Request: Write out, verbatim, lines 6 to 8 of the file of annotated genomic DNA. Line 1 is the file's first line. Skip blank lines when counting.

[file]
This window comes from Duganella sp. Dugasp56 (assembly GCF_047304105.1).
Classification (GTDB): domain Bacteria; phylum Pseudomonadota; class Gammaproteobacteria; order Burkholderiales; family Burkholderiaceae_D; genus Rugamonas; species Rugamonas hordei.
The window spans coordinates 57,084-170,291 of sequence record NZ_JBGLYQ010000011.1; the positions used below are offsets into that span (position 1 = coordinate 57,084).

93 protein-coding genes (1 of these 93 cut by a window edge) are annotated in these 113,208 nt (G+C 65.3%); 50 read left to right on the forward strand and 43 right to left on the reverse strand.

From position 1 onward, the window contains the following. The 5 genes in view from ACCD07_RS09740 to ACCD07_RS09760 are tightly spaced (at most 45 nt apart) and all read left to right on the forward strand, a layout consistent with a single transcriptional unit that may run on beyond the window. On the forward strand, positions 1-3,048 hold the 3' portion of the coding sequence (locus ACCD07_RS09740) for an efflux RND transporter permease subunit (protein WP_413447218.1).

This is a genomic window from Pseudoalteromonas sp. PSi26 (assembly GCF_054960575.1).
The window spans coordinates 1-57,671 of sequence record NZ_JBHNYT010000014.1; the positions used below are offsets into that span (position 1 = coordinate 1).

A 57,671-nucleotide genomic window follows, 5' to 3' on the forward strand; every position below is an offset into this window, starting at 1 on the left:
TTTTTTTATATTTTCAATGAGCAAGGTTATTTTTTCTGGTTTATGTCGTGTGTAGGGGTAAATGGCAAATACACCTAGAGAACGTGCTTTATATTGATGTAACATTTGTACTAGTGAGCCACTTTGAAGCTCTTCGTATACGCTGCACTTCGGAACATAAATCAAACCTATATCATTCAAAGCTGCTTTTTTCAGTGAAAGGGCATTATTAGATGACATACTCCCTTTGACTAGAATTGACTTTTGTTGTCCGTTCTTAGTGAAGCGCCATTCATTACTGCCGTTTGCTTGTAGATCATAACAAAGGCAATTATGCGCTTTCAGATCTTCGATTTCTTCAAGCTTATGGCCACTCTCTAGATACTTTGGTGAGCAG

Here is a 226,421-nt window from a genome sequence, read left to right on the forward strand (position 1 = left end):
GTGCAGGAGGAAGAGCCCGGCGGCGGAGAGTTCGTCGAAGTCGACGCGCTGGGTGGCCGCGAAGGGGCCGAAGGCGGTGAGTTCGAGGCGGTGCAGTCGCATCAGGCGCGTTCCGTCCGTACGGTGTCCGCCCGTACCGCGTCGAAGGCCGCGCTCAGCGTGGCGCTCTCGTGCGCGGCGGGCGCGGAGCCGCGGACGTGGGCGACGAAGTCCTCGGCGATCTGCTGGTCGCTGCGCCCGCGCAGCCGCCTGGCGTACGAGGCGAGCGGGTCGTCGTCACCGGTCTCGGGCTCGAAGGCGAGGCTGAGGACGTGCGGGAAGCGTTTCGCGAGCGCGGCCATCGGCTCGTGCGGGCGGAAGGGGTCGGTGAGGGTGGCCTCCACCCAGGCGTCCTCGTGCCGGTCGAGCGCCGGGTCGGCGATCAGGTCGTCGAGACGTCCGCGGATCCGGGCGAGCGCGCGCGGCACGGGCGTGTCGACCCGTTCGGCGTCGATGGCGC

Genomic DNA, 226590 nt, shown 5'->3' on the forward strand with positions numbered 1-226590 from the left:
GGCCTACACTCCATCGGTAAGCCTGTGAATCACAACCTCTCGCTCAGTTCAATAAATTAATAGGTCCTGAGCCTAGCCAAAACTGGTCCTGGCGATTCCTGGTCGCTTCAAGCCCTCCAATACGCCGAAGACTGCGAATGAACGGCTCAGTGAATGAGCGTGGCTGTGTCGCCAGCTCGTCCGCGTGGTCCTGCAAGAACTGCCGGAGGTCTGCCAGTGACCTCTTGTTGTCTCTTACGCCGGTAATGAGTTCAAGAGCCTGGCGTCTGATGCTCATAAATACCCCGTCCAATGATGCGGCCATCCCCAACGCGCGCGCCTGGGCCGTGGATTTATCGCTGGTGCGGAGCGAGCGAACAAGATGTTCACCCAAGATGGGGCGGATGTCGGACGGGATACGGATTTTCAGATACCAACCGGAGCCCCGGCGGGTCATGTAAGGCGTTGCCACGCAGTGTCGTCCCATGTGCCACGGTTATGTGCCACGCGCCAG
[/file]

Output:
This is a genomic window from Pseudoalteromonas sp. PSi26 (assembly GCF_054960575.1).
The window spans coordinates 1-57,671 of sequence record NZ_JBHNYT010000014.1; the positions used below are offsets into that span (position 1 = coordinate 1).

A 57,671-nucleotide genomic window follows, 5' to 3' on the forward strand; every position below is an offset into this window, starting at 1 on the left: